Diablo Canyon consistently achieves strong performance as gauged by the plant’s capacity factor, a measure of generation reliability. In 2015, the plant’s capacity factor saw a marked increase, which can be attributed to a continued focus on operational excellence and the fact that we held planned outages to refuel both units at the plant in 2014.
|Average Capacity Factor Footnote 1|
- 1. Refers to the ratio of the actual output of the plant relative to the output if the plant had operated at full capacity for the year. Return to table
Diablo Canyon is a vital local economic engine and brings significant benefits to San Luis Obispo and Northern Santa Barbara counties. Planned refueling outages can bring almost 1,000 temporary workers to the Central Coast where they spend money on local housing, dining and shopping. In advance of planned outages, PG&E holds jobs fairs at our Energy Education Center in San Luis Obispo to help fill the temporary positions.
Beyond these temporary jobs, PG&E is the largest private employer in the area, with nearly 1,500 workers and operations that contribute more than $900 million to the region through the funds that we directly spend and the subsequent economic activity in the community from those investments. Tax revenues from the plant, the largest property tax payer in San Luis Obispo County, help fund schools, public works projects, public safety, and health and other vital services.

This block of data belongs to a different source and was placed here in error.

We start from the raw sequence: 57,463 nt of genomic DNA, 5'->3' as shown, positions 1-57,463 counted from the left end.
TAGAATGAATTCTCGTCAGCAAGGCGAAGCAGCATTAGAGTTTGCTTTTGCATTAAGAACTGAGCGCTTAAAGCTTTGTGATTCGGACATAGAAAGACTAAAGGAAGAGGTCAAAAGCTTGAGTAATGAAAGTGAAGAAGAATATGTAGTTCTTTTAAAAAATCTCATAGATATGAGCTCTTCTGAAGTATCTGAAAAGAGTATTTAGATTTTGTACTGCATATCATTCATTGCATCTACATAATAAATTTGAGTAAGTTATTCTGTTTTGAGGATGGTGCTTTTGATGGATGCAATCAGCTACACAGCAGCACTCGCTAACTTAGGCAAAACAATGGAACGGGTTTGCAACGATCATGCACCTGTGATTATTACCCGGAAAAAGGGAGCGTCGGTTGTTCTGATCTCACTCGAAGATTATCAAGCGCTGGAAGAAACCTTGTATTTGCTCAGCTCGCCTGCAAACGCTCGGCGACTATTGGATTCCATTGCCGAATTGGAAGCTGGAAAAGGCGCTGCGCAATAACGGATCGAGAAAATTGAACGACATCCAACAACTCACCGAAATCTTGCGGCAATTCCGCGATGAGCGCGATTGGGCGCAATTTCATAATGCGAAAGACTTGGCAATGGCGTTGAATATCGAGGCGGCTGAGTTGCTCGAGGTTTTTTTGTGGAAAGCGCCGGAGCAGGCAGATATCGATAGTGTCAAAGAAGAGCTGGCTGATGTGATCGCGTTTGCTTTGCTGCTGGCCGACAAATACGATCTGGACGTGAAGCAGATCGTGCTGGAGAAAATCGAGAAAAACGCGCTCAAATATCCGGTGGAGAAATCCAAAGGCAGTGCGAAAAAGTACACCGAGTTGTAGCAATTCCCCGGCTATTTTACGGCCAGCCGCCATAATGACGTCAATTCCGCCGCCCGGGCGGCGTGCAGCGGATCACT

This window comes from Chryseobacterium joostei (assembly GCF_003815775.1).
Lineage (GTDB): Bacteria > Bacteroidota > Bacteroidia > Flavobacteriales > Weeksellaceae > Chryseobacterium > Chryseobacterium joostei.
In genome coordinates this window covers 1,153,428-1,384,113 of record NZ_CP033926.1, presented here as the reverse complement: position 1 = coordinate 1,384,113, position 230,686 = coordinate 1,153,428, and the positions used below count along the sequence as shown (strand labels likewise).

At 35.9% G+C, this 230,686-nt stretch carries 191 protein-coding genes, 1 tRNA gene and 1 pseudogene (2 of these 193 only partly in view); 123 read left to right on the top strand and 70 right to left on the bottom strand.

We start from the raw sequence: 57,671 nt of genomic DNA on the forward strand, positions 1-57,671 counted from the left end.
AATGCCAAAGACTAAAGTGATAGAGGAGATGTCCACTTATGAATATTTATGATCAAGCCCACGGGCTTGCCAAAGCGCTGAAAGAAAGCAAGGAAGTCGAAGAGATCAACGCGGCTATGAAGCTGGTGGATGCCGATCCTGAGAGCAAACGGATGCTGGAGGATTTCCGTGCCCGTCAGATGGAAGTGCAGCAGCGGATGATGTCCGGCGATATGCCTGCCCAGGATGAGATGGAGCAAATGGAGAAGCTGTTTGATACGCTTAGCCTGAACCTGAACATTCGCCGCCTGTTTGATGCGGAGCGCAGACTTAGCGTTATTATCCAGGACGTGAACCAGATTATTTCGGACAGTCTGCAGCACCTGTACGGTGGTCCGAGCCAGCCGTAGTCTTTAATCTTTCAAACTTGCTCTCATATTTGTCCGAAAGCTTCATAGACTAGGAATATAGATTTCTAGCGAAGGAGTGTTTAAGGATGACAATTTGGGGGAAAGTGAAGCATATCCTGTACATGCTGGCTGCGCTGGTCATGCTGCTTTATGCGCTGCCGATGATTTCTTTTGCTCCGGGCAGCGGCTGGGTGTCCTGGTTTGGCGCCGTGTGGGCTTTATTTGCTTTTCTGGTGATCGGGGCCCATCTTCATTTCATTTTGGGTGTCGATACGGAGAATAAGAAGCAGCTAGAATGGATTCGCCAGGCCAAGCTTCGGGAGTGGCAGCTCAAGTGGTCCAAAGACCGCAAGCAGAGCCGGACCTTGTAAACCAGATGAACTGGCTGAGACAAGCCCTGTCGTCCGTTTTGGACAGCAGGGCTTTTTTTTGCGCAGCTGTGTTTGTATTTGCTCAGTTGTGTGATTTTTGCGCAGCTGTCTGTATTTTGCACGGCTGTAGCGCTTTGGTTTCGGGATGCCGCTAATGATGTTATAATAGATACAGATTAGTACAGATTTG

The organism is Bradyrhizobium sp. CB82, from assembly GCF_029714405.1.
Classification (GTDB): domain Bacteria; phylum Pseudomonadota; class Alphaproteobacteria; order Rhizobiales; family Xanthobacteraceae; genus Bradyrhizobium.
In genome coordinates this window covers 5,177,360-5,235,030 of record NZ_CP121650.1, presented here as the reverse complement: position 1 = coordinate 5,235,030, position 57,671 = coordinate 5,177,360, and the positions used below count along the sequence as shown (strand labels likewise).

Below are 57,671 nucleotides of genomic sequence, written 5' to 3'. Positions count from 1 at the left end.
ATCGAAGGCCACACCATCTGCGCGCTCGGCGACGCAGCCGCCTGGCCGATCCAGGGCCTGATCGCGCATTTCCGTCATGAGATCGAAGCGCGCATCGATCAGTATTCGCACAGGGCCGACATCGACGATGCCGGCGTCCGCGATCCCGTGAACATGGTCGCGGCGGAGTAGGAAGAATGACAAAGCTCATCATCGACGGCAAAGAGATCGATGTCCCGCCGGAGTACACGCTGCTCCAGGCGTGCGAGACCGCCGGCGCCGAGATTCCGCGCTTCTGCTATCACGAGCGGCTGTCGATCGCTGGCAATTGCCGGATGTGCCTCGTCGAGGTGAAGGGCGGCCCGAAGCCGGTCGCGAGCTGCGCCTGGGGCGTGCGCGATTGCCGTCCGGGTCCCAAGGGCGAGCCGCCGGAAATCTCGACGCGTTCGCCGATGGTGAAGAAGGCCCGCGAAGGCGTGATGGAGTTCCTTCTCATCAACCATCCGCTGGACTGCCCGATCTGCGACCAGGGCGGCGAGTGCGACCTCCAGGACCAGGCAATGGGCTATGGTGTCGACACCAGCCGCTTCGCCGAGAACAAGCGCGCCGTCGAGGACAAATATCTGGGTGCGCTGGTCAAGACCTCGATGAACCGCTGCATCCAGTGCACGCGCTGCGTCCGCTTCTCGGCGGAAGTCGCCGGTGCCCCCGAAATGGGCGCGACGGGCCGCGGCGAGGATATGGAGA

California’s energy landscape is changing dramatically with energy efficiency, renewables and storage being central to the state’s energy policy. In step with this policy, PG&E announced a joint proposal with labor and leading environmental organizations in June 2016 that would increase investment in energy efficiency, renewables and storage beyond current state mandates while phasing out PG&E’s production of nuclear power in California by 2025.
The parties to the joint proposal are PG&E, the International Brotherhood of Electrical Workers Local 1245, the Coalition of California Utility Employees, Friends of the Earth, the Natural Resources Defense Council, Environment California and the Alliance for Nuclear Responsibility.
The parties jointly propose that Diablo Canyon be replaced with a cost-effective greenhouse gas-free portfolio of energy efficiency, renewables and energy storage. It includes a PG&E commitment to a 55 percent renewable energy target in 2031, an unprecedented voluntary commitment by a major U.S. energy company.